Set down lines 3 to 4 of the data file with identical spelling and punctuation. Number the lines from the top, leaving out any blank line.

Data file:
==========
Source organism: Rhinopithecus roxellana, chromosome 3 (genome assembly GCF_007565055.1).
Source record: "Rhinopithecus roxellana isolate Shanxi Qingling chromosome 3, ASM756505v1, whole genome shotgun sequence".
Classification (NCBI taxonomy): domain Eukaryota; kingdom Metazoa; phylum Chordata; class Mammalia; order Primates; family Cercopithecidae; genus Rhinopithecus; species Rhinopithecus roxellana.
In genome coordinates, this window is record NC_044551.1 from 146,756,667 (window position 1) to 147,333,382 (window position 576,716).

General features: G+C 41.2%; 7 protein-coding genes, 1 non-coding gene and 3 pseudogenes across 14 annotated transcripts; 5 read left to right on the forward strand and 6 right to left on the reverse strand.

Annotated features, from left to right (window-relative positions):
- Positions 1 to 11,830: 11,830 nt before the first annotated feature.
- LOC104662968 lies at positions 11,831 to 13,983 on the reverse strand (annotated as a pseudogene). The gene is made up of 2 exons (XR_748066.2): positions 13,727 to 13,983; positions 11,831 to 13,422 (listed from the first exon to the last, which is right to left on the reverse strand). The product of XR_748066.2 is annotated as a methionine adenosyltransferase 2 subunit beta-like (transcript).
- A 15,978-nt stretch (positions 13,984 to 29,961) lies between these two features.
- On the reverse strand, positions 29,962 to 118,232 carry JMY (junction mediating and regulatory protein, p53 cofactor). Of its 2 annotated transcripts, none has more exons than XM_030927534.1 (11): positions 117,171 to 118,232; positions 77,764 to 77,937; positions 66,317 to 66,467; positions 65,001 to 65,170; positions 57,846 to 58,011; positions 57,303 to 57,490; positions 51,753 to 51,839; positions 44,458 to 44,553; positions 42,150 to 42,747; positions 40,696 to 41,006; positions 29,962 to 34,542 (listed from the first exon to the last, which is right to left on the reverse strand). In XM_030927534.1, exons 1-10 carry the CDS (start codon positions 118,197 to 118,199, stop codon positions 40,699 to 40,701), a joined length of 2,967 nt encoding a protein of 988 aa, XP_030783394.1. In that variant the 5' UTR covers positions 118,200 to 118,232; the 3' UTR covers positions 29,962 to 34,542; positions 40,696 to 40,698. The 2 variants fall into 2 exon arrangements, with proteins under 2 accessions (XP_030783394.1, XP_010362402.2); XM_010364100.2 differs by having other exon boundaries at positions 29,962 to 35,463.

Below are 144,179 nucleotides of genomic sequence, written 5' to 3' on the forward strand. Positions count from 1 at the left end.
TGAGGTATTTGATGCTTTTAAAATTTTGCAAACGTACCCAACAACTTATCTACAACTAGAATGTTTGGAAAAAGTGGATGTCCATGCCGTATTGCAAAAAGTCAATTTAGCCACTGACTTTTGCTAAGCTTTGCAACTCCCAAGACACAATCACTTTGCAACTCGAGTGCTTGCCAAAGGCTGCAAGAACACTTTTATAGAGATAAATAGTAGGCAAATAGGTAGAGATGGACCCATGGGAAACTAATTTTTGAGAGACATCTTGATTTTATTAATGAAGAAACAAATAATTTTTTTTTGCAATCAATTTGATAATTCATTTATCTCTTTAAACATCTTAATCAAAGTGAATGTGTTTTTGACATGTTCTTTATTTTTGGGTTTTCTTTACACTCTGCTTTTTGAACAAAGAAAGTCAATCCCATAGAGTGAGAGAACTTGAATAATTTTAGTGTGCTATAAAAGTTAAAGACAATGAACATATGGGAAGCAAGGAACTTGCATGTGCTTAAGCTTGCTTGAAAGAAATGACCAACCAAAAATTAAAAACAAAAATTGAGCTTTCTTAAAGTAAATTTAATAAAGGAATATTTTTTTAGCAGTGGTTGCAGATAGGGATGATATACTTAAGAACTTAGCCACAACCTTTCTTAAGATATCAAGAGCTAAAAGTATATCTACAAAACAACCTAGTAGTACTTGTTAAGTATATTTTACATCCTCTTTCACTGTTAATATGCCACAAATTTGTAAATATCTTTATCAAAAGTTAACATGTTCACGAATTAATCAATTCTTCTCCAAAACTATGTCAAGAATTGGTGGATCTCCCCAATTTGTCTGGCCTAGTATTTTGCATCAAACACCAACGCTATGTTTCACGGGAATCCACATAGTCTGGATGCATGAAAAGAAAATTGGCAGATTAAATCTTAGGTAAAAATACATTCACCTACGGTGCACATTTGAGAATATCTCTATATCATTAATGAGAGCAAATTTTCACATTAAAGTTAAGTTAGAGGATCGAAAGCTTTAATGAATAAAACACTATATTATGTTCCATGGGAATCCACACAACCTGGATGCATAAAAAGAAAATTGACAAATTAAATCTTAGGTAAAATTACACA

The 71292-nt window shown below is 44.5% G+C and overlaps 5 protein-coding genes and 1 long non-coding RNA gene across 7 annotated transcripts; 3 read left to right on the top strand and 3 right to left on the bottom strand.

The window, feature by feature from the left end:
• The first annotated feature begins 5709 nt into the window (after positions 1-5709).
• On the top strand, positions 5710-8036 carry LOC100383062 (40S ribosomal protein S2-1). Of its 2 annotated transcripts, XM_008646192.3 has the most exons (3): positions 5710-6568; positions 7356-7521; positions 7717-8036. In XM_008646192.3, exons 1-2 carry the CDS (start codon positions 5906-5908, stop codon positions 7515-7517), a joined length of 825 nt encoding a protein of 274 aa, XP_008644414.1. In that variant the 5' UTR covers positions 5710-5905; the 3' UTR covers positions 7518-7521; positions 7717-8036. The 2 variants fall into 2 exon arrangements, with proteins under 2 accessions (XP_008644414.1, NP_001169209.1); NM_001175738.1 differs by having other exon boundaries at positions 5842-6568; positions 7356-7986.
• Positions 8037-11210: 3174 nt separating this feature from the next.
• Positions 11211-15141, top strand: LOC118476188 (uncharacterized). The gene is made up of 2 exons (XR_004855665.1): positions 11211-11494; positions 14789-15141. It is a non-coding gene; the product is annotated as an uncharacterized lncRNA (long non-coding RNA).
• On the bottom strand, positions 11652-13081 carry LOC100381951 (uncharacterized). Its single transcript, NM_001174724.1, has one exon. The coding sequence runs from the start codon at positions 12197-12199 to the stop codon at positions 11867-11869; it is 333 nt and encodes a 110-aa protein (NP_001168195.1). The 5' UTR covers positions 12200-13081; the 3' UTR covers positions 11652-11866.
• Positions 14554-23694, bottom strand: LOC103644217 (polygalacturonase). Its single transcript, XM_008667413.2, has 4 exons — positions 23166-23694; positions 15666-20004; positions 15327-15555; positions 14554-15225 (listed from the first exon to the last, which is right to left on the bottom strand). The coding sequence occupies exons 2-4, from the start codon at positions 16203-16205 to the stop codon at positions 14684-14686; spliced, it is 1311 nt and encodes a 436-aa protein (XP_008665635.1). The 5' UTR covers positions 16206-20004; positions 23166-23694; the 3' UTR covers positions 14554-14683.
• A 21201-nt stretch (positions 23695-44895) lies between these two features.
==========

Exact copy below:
Classification (NCBI taxonomy): domain Eukaryota; kingdom Metazoa; phylum Chordata; class Mammalia; order Primates; family Cercopithecidae; genus Rhinopithecus; species Rhinopithecus roxellana.
In genome coordinates, this window is record NC_044551.1 from 146,756,667 (window position 1) to 147,333,382 (window position 576,716).